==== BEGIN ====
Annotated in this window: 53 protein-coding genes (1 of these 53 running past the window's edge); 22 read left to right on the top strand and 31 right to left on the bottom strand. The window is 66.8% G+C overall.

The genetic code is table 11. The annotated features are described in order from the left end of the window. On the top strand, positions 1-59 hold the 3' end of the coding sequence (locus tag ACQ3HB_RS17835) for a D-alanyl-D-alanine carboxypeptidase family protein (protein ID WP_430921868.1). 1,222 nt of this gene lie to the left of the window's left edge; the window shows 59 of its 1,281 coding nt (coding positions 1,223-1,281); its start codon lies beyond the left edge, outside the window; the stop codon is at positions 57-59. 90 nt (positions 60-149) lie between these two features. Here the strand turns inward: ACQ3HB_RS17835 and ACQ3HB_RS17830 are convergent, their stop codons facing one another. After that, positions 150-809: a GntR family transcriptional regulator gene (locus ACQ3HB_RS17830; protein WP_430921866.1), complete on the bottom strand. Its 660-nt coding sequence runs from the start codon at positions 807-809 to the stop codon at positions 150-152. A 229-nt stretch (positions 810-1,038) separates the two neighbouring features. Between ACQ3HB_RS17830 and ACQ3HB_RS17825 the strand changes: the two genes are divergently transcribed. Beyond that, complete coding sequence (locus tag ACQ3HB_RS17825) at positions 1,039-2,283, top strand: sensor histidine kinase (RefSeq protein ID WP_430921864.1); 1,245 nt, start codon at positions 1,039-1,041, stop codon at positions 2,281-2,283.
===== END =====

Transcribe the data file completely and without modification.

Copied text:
Annotated in this window: 53 protein-coding genes (1 of these 53 running past the window's edge); 22 read left to right on the top strand and 31 right to left on the bottom strand. The window is 66.8% G+C overall.

The genetic code is table 11. The annotated features are described in order from the left end of the window. On the top strand, positions 1-59 hold the 3' end of the coding sequence (locus tag ACQ3HB_RS17835) for a D-alanyl-D-alanine carboxypeptidase family protein (protein ID WP_430921868.1). 1,222 nt of this gene lie to the left of the window's left edge; the window shows 59 of its 1,281 coding nt (coding positions 1,223-1,281); its start codon lies beyond the left edge, outside the window; the stop codon is at positions 57-59. 90 nt (positions 60-149) lie between these two features. Here the strand turns inward: ACQ3HB_RS17835 and ACQ3HB_RS17830 are convergent, their stop codons facing one another. After that, positions 150-809: a GntR family transcriptional regulator gene (locus ACQ3HB_RS17830; protein WP_430921866.1), complete on the bottom strand. Its 660-nt coding sequence runs from the start codon at positions 807-809 to the stop codon at positions 150-152. A 229-nt stretch (positions 810-1,038) separates the two neighbouring features. Between ACQ3HB_RS17830 and ACQ3HB_RS17825 the strand changes: the two genes are divergently transcribed. Beyond that, complete coding sequence (locus tag ACQ3HB_RS17825) at positions 1,039-2,283, top strand: sensor histidine kinase (RefSeq protein ID WP_430921864.1); 1,245 nt, start codon at positions 1,039-1,041, stop codon at positions 2,281-2,283.